Despite the 2012 Chevrolet Tahoe's advancing age, it remains fully capable of completing towing tasks while transporting up to nine people in comfort.
PerformanceThere's a 5.3-liter V-8 living underneath the standard Tahoe's hood. It puts out 320 horsepower and 335 pounds-feet of torque. Mileage is rated at 15/21 mpg city/highway, but during my driving around suburban roads and over congested highways, I never bested 13 mpg. That was while towing nothing.
In normal driving duties, the Tahoe's refinement is less than stellar. The engine groans when you press down on the accelerator, even if power is being delivered adequately to the wheels. Hammer the gas pedal, and the Tahoe can move with gusto. Cruising and passing on the highway are effortless but not exciting.
Can you get excitement in a big SUV with a V-8? Sure; Toyota's 5.7-liter V-8, which is standard in the Land Cruiser and optional in the Sequoia, makes piloting those SUVs fun.
That's not to say the Tahoe doesn't have other strengths. Its ride and handling, compared with the rest of the segment, is above average. It takes tight turns, like highway off-ramps, with little body roll, and it covers rough pavement with excellent damping. This is an SUV you want to drive on a long road trip.
Towing capacity is rated at 8,200 pounds for four-wheel-drive Tahoes and 8,500 pounds for two-wheel-drive versions. I had some fun finding objects you can hook up to and pull with the Tahoe: The slick-looking Airstream Eddie Bauer fits the bill at under 8,000 pounds and looks like posh digs to inhabit on a camping trip. Or there's the Sea Ray 280 Sundancer at just over 8,200 pounds; seems like a boat that would require a rather large lake to fully enjoy.
The Tahoe Hybrid teams a larger 6.0-liter V-8 with electric motors to produce 332 hp and 367 pounds-feet of torque. It can tow 6,200 pounds with two-wheel drive and 5,900 pounds with four-wheel drive. Fuel economy (when not towing) improves to 20/23 mpg city/highway with either configuration.
I've tested the hybrid in previous model years and was impressed with its ability to offer a typically non-hybrid driving experience. It's more expensive, but it comes well-equipped. If you don't need the added towing — Airstream has smaller options, after all — it's a worthy alternative.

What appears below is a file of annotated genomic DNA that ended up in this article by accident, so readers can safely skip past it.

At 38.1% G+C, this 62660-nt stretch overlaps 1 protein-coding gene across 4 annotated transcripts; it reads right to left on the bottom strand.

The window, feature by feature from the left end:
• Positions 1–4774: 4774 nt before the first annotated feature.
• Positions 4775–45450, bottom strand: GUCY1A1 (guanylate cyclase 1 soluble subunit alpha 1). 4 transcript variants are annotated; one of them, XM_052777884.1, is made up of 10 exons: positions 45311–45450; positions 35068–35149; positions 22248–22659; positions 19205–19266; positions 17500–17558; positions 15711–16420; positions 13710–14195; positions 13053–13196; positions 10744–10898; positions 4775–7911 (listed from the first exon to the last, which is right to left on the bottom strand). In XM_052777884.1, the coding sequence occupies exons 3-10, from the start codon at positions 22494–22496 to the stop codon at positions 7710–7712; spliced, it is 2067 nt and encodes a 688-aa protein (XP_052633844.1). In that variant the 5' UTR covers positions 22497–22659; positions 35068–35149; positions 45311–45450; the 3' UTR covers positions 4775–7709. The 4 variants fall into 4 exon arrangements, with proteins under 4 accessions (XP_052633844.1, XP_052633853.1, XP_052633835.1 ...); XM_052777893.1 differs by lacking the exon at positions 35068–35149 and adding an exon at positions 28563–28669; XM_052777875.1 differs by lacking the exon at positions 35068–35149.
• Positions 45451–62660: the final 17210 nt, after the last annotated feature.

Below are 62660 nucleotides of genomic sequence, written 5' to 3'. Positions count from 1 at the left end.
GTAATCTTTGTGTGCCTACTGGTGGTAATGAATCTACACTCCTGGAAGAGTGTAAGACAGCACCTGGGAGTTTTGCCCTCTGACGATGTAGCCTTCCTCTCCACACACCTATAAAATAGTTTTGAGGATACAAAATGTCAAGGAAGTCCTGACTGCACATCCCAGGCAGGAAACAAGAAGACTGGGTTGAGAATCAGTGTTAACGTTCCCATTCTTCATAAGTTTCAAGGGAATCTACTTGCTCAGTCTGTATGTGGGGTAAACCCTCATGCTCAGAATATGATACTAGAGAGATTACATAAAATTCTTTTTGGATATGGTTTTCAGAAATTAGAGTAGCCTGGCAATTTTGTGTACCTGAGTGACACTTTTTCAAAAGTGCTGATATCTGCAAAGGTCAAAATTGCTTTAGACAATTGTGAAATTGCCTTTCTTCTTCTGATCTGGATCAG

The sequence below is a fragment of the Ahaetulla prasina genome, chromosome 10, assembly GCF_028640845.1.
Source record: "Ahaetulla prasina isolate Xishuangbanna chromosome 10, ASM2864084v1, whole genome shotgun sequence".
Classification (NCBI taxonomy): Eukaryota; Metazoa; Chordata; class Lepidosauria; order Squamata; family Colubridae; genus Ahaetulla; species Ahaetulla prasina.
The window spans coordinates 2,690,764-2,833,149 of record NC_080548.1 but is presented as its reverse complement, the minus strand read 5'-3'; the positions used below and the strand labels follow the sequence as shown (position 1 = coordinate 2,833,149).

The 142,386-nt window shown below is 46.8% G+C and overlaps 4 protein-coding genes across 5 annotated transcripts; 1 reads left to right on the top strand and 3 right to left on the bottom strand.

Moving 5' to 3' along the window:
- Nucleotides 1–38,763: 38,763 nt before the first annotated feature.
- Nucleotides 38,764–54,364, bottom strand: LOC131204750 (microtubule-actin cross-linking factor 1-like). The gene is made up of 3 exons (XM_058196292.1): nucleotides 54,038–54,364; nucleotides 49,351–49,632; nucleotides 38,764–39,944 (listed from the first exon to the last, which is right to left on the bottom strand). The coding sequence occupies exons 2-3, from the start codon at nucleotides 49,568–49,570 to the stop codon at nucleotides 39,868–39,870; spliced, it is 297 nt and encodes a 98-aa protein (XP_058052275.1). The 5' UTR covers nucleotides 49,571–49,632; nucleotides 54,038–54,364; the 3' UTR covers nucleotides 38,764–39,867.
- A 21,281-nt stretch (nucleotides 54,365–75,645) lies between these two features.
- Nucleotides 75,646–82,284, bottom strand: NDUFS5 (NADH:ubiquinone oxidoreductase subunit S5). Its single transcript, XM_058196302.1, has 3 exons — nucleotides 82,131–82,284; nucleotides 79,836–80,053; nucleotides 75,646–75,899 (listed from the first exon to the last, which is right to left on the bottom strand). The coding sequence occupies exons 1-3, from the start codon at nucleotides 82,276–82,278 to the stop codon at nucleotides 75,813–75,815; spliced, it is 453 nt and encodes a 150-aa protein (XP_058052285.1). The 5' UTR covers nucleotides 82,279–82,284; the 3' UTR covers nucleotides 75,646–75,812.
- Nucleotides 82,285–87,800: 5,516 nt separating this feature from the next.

InteriorThere's a potential problem when a vehicle goes without a redesign for more than five years, as the Tahoe has: It might not look as contemporary as its contemporaries. However, the Tahoe's relatively low-key design hides its gray somewhat. Only the plain white gauges look completely dated, while unassuming elements like the dashboard and doors just seem a year or two behind the times, not of an earlier decade.
The comfortable — and rather wide — seats also help quell any complaints about being old-fashioned. If being old-fashioned means sitting in the leather driver's seat or rear captain's chairs in my loaded Tahoe LTZ, then you can call me Andy Griffith.
You can opt for bench seats in the front and second rows to accommodate up to nine occupants.
The optional navigation system is a generation removed from GM's latest, but it was surprisingly easy and familiar-feeling to use. It ain't broken, and it seems Chevy isn't fixing it here.
CargoThe area where the Tahoe falls short is in overall cargo room. Shoppers who don't need the towing capability but want seven seats can opt for Chevy's Traverse three-row crossover instead of the Tahoe.
Besides the better mileage (17/24 mpg with front-wheel drive and 16/23 with all-wheel drive), the Traverse has 24.4 cubic feet of volume behind its third row. There's 16.9 cubic feet behind the Tahoe's third row, and when those seats are folded forward, they don't drop into the floor like the ones in the Traverse do. Removing them entirely nets only 60.3 cubic feet behind the second row. The Traverse offers 68.8 cubic feet with its third row folded.
The Tahoe's second-row seats tumble forward, unlike the Traverse's, which again fold flat. Maximum cargo volume in this configuration is 108.9 cubic feet in the Tahoe, versus the Traverse's 116.4 cubic feet.
Another alternative is the Chevrolet Suburban, which is essentially a stretched Tahoe. Its measurements behind the third, second and first rows are 45.8, 90.0 and 137.4 cubic feet, respectively, and it also has more third-row legroom. (See a comparison.)
Features & PricingThe Tahoe starts at $38,755 for the base, LS trim and moves all the way up to a $52,970 starting price for the LTZ.
Standard features on the LS include three-zone climate control, a USB input and Bluetooth, while the LTZ packs luxury features like leather seats, heated and cooled front seats, Bose stereo, 20-inch wheels and a heated steering wheel.
The mid-level LT trim splits the difference at $43,905 and has a mix of features that most buyers will likely be happy with. Its Bose stereo has nine speakers, one less than the LTZ.
The Hybrid starts at $51,970 with two-wheel drive and $54,775 with four-wheel drive, but there's only one trim level and it's pretty well-equipped at that lofty price, including leather seats, navigation, remote start, OnStar and adjustable pedals.
SafetyThe Chevy Tahoe has a four-star overall safety rating from the National Highway Traffic Safety Administration; the five-star ratings for frontal and side crash tests are offset by the Tahoe's three-star rollover rating.
The Insurance Institute for Highway Safety has not crash-tested the Tahoe.
A full list of standard safety features can be found here.